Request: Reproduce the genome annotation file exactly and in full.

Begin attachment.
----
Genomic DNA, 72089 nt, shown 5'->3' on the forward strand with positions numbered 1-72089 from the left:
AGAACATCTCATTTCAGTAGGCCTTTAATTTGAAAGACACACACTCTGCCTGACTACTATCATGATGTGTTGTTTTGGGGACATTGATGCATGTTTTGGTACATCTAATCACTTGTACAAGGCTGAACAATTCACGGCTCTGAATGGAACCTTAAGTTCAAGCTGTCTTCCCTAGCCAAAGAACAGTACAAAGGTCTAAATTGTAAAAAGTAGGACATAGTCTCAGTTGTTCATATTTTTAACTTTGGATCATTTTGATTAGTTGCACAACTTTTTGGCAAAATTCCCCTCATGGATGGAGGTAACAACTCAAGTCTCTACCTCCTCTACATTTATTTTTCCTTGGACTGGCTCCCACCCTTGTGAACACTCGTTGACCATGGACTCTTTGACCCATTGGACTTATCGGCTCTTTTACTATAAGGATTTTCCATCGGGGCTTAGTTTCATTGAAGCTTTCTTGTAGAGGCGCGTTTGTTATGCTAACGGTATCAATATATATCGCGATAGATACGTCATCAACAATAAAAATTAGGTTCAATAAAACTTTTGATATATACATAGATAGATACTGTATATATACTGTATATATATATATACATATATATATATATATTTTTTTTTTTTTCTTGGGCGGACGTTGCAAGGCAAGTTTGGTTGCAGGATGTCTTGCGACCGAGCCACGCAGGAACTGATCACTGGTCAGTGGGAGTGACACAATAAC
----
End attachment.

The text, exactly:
Genomic DNA, 72089 nt, shown 5'->3' on the forward strand with positions numbered 1-72089 from the left:
AGAACATCTCATTTCAGTAGGCCTTTAATTTGAAAGACACACACTCTGCCTGACTACTATCATGATGTGTTGTTTTGGGGACATTGATGCATGTTTTGGTACATCTAATCACTTGTACAAGGCTGAACAATTCACGGCTCTGAATGGAACCTTAAGTTCAAGCTGTCTTCCCTAGCCAAAGAACAGTACAAAGGTCTAAATTGTAAAAAGTAGGACATAGTCTCAGTTGTTCATATTTTTAACTTTGGATCATTTTGATTAGTTGCACAACTTTTTGGCAAAATTCCCCTCATGGATGGAGGTAACAACTCAAGTCTCTACCTCCTCTACATTTATTTTTCCTTGGACTGGCTCCCACCCTTGTGAACACTCGTTGACCATGGACTCTTTGACCCATTGGACTTATCGGCTCTTTTACTATAAGGATTTTCCATCGGGGCTTAGTTTCATTGAAGCTTTCTTGTAGAGGCGCGTTTGTTATGCTAACGGTATCAATATATATCGCGATAGATACGTCATCAACAATAAAAATTAGGTTCAATAAAACTTTTGATATATACATAGATAGATACTGTATATATACTGTATATATATATATACATATATATATATATATTTTTTTTTTTTTCTTGGGCGGACGTTGCAAGGCAAGTTTGGTTGCAGGATGTCTTGCGACCGAGCCACGCAGGAACTGATCACTGGTCAGTGGGAGTGACACAATAAC